The problem with the exercise is that in that plane there are few flat surfaces — the only one probably being the rest room door. And our fitness director warned, “Do not try this exercise if there is a line up at the rest room.”
But I am in luck. I crane my head to see if people are waiting there at the door and it is clear.
Now there is another hurdle. I must get out of my seat, crowd across passengers between me and the aisle. I stand up and try to move toward the aisle and every time I move my feet, I crunch on the feet of adjacent passengers.
As I profusely apologize, I fall into the lap of a startled passenger when the plane hits rough air. I boost myself up and get to the aisle to start my walk. But ahead of me in the aisle is a beverage cart. I am not tiny. The beverage cart is not tiny. We cannot pass each other in the aisle. Nor can the beverage cart squeeze into a row of seated passengers to let me by, so I must do so — apologizing again for trodding on feet, and pummeling knees. The beverage cart goes past.
I walk the aisle several times and there still is no waiting line at the rest room, so I use its door for my stretch exercise and my body feels better after I have done so. Now since I am here at the restroom and there is still no line, I should make use of it. Our fitness director has prepared us for this, with Kegel exercises.
Back at my seat I begin the exercises which I can do while seated. The first involves tilting or bending one’s head as far as possible, holding it in that position for 10 seconds, and repeating with the other side. My seat passenger looks at me with concern, as if sympathizing with my perhaps stiff neck. Next I do the head-neck exercise, turning my head slowly from side to side, four times per side. The passenger on my other side sneaks a curious glance at me, but I do not interrupt my exercises to explain that I am merely being kind to my body.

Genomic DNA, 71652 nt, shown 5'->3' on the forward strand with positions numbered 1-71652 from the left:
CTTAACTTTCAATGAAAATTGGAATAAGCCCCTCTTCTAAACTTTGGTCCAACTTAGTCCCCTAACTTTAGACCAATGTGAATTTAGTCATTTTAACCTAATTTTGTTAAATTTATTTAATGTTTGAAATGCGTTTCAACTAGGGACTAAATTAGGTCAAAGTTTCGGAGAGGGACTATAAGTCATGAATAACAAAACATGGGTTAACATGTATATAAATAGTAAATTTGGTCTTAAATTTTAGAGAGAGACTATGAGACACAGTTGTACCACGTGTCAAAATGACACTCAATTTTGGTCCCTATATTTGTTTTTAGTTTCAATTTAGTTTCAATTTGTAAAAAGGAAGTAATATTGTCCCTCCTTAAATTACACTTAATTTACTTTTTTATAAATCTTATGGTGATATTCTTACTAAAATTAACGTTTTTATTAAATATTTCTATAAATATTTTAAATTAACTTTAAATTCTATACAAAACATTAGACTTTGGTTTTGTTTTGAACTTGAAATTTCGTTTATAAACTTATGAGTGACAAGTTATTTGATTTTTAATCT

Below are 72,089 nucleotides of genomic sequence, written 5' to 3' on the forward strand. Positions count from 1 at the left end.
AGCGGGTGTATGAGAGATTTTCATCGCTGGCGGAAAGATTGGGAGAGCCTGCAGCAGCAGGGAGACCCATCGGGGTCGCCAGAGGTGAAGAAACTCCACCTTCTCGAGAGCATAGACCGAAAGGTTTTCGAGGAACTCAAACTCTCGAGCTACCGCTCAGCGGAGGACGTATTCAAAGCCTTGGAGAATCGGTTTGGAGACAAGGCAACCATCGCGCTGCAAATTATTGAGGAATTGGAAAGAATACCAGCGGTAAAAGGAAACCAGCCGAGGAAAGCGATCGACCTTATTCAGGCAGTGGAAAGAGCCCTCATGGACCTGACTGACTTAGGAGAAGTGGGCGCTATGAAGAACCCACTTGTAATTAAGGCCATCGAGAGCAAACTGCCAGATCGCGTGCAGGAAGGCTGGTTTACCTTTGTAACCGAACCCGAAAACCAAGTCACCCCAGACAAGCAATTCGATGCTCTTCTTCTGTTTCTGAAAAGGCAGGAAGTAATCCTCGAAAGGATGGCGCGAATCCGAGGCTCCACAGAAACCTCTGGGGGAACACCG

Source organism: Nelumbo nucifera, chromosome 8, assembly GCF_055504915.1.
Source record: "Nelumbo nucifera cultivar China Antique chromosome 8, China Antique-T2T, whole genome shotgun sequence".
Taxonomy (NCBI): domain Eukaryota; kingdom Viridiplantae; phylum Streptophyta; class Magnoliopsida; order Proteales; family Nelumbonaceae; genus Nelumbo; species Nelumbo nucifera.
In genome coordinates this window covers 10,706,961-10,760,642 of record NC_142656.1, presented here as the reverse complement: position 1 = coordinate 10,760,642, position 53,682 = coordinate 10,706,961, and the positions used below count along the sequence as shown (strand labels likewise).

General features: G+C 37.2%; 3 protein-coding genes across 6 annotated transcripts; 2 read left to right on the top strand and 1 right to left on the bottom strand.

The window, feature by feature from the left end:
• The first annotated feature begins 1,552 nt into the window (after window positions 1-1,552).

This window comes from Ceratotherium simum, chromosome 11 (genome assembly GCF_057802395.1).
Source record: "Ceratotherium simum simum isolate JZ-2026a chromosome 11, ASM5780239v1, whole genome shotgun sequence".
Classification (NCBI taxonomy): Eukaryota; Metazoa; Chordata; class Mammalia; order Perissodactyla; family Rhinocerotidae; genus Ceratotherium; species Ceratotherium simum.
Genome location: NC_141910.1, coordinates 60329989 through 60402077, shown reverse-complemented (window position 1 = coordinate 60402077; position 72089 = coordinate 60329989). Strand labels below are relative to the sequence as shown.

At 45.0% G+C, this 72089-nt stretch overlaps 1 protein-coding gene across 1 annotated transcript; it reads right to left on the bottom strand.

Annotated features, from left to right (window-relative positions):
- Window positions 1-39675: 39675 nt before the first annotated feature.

Hip lift is next: lifting my leg off the seat as high as possible, ditto each side. Now the other passenger looks sympathetically at me as if I am having a cramp. I finish hip lifts and am ready for the difficult hamstring stretch. Leg space for this is limited but I manage a few and I am sure my body likes them. Our fitness director also has advised us to remember the calves of our legs, where, on long flights, blood tends to “pool.” Massage your calves, she tells us. Perhaps apply lotion. Knead them a bit. The passenger beside me now thinks I have restless leg syndrome.
After the calves, I do a scapular squeeze, flop my legs to both sides, do the axial extension, and twist gently from side to side — all the while to the curious, concerned glances of those at my side.
But I pay no attention to them, because four hours into our flight, my body is telling me it feels fine. Admittedly, it is not always easy to provide this activity that our body requests — but then we need only remind ourselves that we have only one body — and each of us should be quite fond of one’s own.
Elaine Rohse can be reached at email@example.com.